Farmers and ranchers take pride in the hand painting on their ox carts. It is still possible today to see ox carts in use in rural parts of Costa Rica.
Costa Rican farms tend to be smaller family farms than are typical in many other countries, and there are a lot of small family farms that are still a backbone of the economy today. This is possible because the major crop is coffee, which is grown in small plots rather than large plantations, unlike bananas.
Much of the central valley areas of Costa Rica are still small farms and villages. In the dryer northwest province of Guanacaste where Tamarindo is located, there are still small family farms, although large cattle ranches are also common, with some land holdings going back in time to the Spanish land grant days.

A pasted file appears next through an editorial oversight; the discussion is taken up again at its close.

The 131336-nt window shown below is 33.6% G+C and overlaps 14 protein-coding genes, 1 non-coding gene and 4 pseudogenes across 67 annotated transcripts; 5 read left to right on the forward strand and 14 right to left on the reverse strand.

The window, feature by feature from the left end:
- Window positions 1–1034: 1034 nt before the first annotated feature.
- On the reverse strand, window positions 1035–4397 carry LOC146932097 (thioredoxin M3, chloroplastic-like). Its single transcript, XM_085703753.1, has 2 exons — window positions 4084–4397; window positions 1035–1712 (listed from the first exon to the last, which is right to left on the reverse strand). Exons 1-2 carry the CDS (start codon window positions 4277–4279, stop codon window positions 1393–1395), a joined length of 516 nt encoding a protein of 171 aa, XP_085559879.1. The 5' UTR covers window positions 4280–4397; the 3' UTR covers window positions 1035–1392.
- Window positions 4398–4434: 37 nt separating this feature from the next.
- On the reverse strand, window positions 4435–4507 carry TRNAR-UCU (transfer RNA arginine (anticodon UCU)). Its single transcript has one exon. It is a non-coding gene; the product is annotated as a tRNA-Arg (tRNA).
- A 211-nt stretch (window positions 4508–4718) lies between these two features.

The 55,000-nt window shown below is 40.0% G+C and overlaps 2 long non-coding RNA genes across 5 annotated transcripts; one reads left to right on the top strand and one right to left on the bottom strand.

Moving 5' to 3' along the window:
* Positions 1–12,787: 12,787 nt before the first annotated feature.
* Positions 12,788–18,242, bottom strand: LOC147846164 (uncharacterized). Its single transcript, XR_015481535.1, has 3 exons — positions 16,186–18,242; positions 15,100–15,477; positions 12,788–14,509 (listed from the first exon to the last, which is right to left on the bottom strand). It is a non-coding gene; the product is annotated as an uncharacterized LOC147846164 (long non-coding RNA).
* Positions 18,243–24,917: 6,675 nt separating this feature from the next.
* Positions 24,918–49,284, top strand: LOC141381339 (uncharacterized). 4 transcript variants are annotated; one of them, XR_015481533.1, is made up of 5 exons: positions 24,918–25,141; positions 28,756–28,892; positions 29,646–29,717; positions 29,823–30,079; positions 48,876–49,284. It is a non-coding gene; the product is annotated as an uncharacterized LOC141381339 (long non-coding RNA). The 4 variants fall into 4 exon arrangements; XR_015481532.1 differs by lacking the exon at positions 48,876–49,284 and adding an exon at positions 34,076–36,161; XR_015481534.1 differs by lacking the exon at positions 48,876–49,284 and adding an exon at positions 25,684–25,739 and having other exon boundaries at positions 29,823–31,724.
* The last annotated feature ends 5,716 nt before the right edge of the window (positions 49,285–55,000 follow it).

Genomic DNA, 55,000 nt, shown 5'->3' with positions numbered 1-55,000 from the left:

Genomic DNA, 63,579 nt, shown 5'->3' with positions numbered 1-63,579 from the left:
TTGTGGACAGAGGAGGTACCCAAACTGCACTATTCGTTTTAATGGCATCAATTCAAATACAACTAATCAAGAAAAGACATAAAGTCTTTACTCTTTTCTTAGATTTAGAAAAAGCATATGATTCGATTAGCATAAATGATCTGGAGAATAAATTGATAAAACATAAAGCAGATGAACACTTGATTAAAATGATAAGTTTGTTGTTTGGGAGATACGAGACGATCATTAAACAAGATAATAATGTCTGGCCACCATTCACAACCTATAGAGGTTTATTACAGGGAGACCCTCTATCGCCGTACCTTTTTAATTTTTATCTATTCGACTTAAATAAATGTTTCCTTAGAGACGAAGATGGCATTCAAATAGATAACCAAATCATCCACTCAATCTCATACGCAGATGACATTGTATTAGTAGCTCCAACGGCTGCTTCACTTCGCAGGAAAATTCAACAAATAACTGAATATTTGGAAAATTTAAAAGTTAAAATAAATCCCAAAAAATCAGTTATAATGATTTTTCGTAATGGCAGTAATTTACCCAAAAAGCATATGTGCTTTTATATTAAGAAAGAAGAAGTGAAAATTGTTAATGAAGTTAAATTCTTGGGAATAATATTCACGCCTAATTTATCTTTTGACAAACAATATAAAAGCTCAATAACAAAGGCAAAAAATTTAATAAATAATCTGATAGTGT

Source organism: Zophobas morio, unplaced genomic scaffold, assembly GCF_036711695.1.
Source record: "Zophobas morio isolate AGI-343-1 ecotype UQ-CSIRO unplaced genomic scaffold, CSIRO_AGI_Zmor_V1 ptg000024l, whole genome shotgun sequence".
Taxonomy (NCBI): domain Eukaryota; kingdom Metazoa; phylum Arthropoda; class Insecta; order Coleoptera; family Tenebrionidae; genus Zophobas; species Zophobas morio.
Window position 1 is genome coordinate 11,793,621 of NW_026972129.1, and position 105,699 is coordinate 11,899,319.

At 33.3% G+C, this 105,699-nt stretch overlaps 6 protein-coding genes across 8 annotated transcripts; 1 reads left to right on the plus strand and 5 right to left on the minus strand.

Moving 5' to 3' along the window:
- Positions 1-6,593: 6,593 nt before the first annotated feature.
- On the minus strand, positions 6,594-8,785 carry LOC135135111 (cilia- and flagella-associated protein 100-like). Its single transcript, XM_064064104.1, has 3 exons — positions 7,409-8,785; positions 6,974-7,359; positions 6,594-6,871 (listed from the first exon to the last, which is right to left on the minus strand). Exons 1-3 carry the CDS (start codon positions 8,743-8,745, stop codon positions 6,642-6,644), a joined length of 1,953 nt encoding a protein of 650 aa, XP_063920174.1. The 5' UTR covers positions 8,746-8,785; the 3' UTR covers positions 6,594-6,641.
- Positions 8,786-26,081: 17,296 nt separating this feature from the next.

Hacienda Guachipelin is an example of one of those large cattle ranches, although it is today also used for eco-tourism and adventure activities such as what I have shown on this website during the last few weeks.
I will show a closer view of the ox cart tomorrow so that you can better appreciate the fine details of the painting, and will discuss further the culture of the ox carts.